Lemon meringue pie

By Barry Bryson Jack

Sunday Herald Life - - Food & Drink -

The height of sum­mer is, for me, the per­fect time to cre­ate this clas­sic taste of sunshine. I make the dish in three sec­tions; first the pastry, then the lemon curd, and fi­nally the meringue. I love good tart lemon curd, and these crisp, chewy meringues work so well with the but­tery pastry base. Scrump­tious!

In his 2003 cook­ery novel, Toast, TV cook, au­thor and jour­nal­ist Nigel Slater de­scribes so bril­liantly his pur­suit of the per­fect lemon meringue pie. As the play Toast ar­rives in Ed­in­burgh this week, run­ning from the Au­gust 7-26, it’s a huge priv­i­lege to be col­lab­o­rat­ing with Nigel and the pro­duc­tion team on cre­at­ing a ver­sion of this won­der­ful pie for the show’s run at the Traverse Theatre.

My recipe here will make one large pie for 12 por­tions, 24 cup­cake-sized pies, or 48 bite­sized canapes.

For the pastry


125g cubed un­salted but­ter at room tem­per­a­ture

270g sifted plain flour, plus a hand­ful for dust­ing

50g ic­ing sugar

1 large free-range egg, at room tem­per­a­ture

2 ex­tra egg yolks

A splash of cold wa­ter


1 Rub the but­ter and flour to­gether to form a bread­crumb type mix. Add the ic­ing sugar, make a well in the mid­dle, and add the whole egg plus one yolk.

2 Mix with a knife into a dough ball, adding a splash of cold wa­ter to bring the dough to­gether.

3 Lightly flour your work sur­face and knead the dough into a smooth ball, mak­ing sure all the in­gre­di­ents are worked in evenly. Wrap the pastry ball in cling­film and place into the fridge for one hour to firm up.

4 Once the pastry is nice and firm, re­move from the fridge, un­wrap it, and again lightly flour a work sur­face and a rolling pin. Press down gen­tly into the pastry ball with the rolling pin, mak­ing ridges and turn­ing the ball as you go, push­ing the pastry into a cir­cle shape. Evenly pin the pastry out in larger strokes, into a large cir­cle about 13 inches in di­am­e­ter. The pastry should be about half a cen­time­tre thick at this point.

5. If you’re mak­ing cup­cake-sized pies (2 x 12 cup muf­fin tin) or canape-sized ones (2 x 24 mini muf­fin tin), roll out and use the ap­pro­pri­ate cut­ter and cut discs ap­prox­i­mately ½ cen­time­tre thick. Other­wise, gen­tly flour a 10 or 11-inch fluted pastry tin. Use the rolling pin to roll and pick up the pastry cir­cle, gen­tly place it into the tin, and press down into the fluted edges care­fully. You should have around two inches of over­hang­ing pastry over the top of the tin, which you should leave in place.

6. Re­turn the pastry to the fridge for 20 min­utes. 7. Pre-heat the oven to 180°C. 8. Re­move the pastry from the fridge, and prick the pastry base all over with a fork, plac­ing into the oven for 15 min­utes.

9. Re­move the pastry from the oven and brush with the re­main­ing egg yolk.

10. Re­turn to the oven for 10 min­utes un­til the pastry is golden brown. Place in a cool spot while you make the lemon curd and meringues.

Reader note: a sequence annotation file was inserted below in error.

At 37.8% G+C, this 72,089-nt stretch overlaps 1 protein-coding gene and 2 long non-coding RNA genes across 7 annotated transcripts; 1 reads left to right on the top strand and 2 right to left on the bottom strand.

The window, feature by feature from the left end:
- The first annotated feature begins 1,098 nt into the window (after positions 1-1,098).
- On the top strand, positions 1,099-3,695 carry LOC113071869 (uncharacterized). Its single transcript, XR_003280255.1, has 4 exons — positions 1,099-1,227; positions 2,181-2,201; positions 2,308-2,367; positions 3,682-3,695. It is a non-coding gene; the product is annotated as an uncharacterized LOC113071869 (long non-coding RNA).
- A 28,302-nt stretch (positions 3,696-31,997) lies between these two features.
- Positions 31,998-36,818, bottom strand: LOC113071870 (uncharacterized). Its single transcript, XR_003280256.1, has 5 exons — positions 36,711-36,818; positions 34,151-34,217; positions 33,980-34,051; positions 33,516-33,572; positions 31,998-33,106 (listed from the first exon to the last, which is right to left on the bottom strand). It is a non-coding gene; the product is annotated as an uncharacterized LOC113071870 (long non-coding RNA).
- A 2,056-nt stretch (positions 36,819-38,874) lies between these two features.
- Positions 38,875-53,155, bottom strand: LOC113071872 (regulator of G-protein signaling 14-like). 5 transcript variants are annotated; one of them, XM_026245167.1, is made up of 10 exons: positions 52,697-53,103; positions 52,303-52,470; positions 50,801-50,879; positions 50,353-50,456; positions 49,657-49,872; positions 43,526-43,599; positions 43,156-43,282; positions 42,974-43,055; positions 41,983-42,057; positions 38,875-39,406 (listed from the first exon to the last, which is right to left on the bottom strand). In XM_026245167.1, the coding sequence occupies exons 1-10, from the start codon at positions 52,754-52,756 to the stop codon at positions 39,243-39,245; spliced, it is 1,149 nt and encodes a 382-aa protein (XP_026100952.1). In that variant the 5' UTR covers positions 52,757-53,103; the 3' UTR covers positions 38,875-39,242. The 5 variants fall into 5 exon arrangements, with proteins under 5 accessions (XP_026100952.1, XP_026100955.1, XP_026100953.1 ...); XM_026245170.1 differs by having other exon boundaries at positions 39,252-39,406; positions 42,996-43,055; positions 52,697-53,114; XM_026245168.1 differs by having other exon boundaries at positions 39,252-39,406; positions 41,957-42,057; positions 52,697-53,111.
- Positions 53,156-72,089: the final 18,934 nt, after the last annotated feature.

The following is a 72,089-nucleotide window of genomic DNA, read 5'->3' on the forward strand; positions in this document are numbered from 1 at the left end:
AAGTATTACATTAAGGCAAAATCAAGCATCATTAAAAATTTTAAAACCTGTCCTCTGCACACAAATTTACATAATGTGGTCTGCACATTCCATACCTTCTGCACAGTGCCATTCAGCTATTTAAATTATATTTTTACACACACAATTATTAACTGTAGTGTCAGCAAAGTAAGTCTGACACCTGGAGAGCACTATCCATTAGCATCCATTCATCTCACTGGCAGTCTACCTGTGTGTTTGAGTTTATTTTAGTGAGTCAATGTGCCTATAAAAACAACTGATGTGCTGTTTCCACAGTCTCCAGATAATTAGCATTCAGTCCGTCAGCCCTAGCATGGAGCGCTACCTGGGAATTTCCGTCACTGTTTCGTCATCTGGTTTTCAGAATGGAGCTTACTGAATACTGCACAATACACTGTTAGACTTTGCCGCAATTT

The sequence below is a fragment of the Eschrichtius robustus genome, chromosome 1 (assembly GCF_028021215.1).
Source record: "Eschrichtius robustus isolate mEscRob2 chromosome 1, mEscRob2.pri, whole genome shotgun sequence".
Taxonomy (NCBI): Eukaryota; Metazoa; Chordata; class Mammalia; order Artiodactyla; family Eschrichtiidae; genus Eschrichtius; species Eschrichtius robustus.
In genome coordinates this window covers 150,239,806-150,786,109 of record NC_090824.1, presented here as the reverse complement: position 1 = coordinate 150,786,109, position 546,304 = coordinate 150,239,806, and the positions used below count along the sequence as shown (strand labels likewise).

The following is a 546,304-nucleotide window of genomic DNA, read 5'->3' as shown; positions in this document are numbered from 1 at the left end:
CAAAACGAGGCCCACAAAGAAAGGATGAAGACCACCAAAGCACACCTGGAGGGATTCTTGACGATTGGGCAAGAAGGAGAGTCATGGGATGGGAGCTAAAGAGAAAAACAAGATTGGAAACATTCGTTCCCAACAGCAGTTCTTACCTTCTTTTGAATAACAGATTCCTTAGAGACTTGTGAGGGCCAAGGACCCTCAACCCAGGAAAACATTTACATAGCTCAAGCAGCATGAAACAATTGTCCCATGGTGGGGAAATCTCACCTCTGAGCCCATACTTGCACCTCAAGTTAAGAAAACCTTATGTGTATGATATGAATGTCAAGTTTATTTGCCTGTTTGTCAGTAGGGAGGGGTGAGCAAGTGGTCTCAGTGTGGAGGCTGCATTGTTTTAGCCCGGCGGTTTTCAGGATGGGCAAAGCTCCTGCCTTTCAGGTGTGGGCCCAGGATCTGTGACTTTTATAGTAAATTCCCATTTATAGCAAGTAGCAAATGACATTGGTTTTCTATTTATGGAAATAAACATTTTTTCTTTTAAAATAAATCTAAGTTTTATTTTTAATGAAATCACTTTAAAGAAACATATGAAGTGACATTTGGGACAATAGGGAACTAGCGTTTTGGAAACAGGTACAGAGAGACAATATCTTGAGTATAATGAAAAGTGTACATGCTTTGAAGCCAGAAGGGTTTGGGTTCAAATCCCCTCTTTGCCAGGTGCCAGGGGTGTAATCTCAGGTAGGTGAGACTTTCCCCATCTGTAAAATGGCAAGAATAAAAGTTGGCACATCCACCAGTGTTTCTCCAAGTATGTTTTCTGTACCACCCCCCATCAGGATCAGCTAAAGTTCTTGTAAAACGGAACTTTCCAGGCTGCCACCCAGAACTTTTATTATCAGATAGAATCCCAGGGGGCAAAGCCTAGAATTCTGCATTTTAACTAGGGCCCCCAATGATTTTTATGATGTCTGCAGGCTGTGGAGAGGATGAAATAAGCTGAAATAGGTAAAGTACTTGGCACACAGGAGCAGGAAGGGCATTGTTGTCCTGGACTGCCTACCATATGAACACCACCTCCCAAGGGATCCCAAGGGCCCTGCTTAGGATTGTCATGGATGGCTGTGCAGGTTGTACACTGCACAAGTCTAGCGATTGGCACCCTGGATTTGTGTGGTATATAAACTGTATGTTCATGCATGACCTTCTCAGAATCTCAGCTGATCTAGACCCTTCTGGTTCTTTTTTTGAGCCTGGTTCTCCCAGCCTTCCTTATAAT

For the lemon curd


Zest and juice of 4 un­waxed lemons (a top Nigel Slater tip is to leave your lemons in warm place for a few min­utes be­fore you zest and squeeze them)

220g caster sugar

20g corn­flour

120g cubed un­salted but­ter 3 free range eggs, and one yolk


1. Place the lemon juice and zest, corn­flour, sugar and but­ter into a heat­proof glass bowl and set above a pan of sim­mer­ing wa­ter, mak­ing sure the base of the bowl does not touch the wa­ter.

2. Us­ing a whisk, gen­tly com­bine the in­gre­di­ents un­til the but­ter has melted.

3. Whisk the eggs and yolk to­gether and add to the lemon but­ter mix, al­low­ing to cook for 8-9 min­utes as it thick­ens. Keep whisk­ing gen­tly the whole time. 4. Re­move from the heat and al­low to cool with a layer of cling film over it.

For the meringue


3 room tem­per­a­ture egg whites 100g caster sugar 100g ic­ing sugar ½ tea­spoon vanilla ex­tract


1. Whisk the egg whites us­ing an elec­tric hand whisk un­til the whites are peaky, stiff and glossy.

2. Warm the caster sugar on a tray for a cou­ple of min­utes in the oven, then start adding it a ta­ble­spoon at a time into the egg whites, whisk­ing con­stantly un­til all the caster sugar is in­cor­po­rated. Add a dash of vanilla ex­tract.

3. Us­ing a Mau­rice rub­ber spat­ula, gen­tly fold in the ic­ing sugar in batches, be­ing care­ful to keep the mix light – don’t beat it in.

4. Place the meringue mix into a pip­ing bag and line two large bak­ing trays with grease­proof pa­per.

5. Pre-heat the oven to 120°C de­grees.

6. Pipe the meringue into a 10 inch cir­cle on to one of the lined trays, mak­ing nice peaks. On the other tray, pipe the rest of the meringue mix in smaller cir­cles and rounds (if you’re mak­ing cup­cake/canape pies, pipe the meringue the size of your pastry bases).

7. Bake the smaller meringues for 1 hour and the large ones for an hour and a half. Re­move from the oven and al­low to cool.

To as­sem­ble the lemon meringue pie

1. You now have the three parts of the dish, ready to as­sem­ble. Use a pastry knife to trim all the cooled over­hang­ing pastry from the tart tin, so that you have nice neat edges.

2. Re­move the pastry base and place it on to a flat plate. Gen­tly dol­lop the cooled lemon curd onto the pastry base and evenly spread it out – it should be around 1.5 inches thick. Place the large meringue on top.

3. Use the re­main­ing curd and smaller meringues to gar­nish the plate and, if you can still get them in sea­son, some lovely Scot­tish straw­ber­ries to fin­ish. Serve with cream, crème fraiche or yo­ghurt.

Barry Bryson Jack is owner of Cater Ed­in­burgh

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